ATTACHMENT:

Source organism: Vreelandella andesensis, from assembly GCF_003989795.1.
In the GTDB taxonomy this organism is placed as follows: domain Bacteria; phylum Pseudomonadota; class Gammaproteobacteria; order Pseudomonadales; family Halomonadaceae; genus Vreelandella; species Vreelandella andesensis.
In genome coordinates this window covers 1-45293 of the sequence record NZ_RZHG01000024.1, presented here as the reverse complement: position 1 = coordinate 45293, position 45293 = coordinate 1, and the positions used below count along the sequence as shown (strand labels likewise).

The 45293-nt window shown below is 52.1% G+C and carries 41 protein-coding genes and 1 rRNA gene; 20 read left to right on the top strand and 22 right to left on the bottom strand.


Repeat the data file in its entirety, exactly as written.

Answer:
Source organism: Vreelandella andesensis, from assembly GCF_003989795.1.
In the GTDB taxonomy this organism is placed as follows: domain Bacteria; phylum Pseudomonadota; class Gammaproteobacteria; order Pseudomonadales; family Halomonadaceae; genus Vreelandella; species Vreelandella andesensis.
In genome coordinates this window covers 1-45293 of the sequence record NZ_RZHG01000024.1, presented here as the reverse complement: position 1 = coordinate 45293, position 45293 = coordinate 1, and the positions used below count along the sequence as shown (strand labels likewise).

The 45293-nt window shown below is 52.1% G+C and carries 41 protein-coding genes and 1 rRNA gene; 20 read left to right on the top strand and 22 right to left on the bottom strand.